Ceramics & Studio Pottery – Toujiki & Atorie Yakimono
Japanese ceramics, (Pottery and Porcelain), were heavily influenced by Chinese and Korean wares, which is evidenced by classic shapes, designs, and glazes dating from as early as the 4th century. It wasn’t long, however, before Japanese ceramics came into their own, with major kiln centers spread throughout the southern island of Kyushu, and the main island of Honshu. The first major center of white porcelain production was in Arita, on the eastern side of Kyushu, when the raw material of porcelain was discovered in the early 1600s. Prior to the 17th century, with the exception of a simple green lead glaze for temples, unglazed stoneware formed the bulk of pottery production in Japan, as it was popular and necessary for their utilitarian needs, which included storage jars, kitchen pots, and other simple forms required for daily use. The establishment of the Arita kilns produced the brightly colored and decorated Imari, and the blue and white Arita ware, which were highly prized by the Dutch East India Company. The decorative Imari porcelains, in particular, were directly influenced by the Chinese five-color-enamel wares. Arising from the Arita kilns was another brightly enameled porcelain called Kakiemon, which utilized much more white, undecorated areas on the bodies of the pieces, and were primarily exported to Europe. The fine quality of the enamel decoration of Kakeimon porcelains were very popular, and hugely influenced the new porcelain factories of 18th century France, England, Germany, Austria, and the Netherlands. Satsuma ware also became very popular with Westerners, and is still very popular today. By the late 18th century, the white porcelain clay was discovered in many other areas of Japan, and this allowed the potters to move more freely among the newly established kilns.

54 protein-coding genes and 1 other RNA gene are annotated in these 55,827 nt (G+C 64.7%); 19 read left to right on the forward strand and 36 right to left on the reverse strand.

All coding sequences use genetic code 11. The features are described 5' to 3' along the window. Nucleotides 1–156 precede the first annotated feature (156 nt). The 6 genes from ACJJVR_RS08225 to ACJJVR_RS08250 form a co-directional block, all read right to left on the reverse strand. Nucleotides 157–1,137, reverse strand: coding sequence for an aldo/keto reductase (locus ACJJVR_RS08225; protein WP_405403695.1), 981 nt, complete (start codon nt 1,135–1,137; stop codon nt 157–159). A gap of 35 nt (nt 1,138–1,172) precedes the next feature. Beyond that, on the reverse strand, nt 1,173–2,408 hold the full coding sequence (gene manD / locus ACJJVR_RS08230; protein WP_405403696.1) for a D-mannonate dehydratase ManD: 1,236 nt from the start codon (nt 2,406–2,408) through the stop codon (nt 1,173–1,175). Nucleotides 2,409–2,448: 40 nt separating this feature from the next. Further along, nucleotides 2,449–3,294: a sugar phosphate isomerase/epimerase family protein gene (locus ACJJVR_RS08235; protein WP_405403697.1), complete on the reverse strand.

Of all the major kilns of Japan, which include Bizen-yaki, Hagi-yaki, Kutani-yaki, Mino-yaki, Seto-yaki, and Shigaraki-yaki, and the lesser known Karatsu, Agano, and Tokoname kilns, it is the kilns of Seto that have produced some of the most enduring ceramics, especially in the areas of the tea ceremony. Yellow and black glazed Seto, Shino, and Oribe wares are quite popular with collectors.
Oribe ware is the most identifiable for its use of a green copper glaze and bold painted surface designs, which may be based on nature, geometric patterns, or a combination of the two. It takes its name from Furuta Oribe, a tea master in 1544-1615. The clay body typically has a high-iron content and is formed by hand on a potter’s wheel or by drape molding. Like many types of Japanese pottery, tea bowls, dishes and lidded jars for storing food were typically seen.
In addition to our Ceramics and Studio Pottery section, we have an exceptional collection of Shekwan Figures (also known as Mud Figures). Chinese glazing techniques used in the production of Shekwan/Shiwan wares directly influenced Japanese Shiga and Sumida wares in the latter half of the 1800s. The most noticeable influence on Japanese potters shows in the facial and flesh areas of human and animal figures, which are unglazed. This is in vivid contrast to the beautifully glazed, draped cloth over the figure. This also enabled the Japanese potter to add dimensions of expressive detail that would otherwise be covered with glaze. Many historians say Shekwan ware eventually evolved into what is known as Japanese Sumida ware (1870-1880), which is a style all its own.
mingeiarts handles all forms of antique and contemporary ceramics and studio pottery and represents work from numerous well known craftsmen.
Please enjoy the attached video in an effort to gain a fuller perspective of the subject.
Our special thanks to: The Traditional Crafts of Japan | Japan Traditional Craft Center and Kaneko Osamu | Silo, Ltd.- Hayashibara Group | Japan Foundation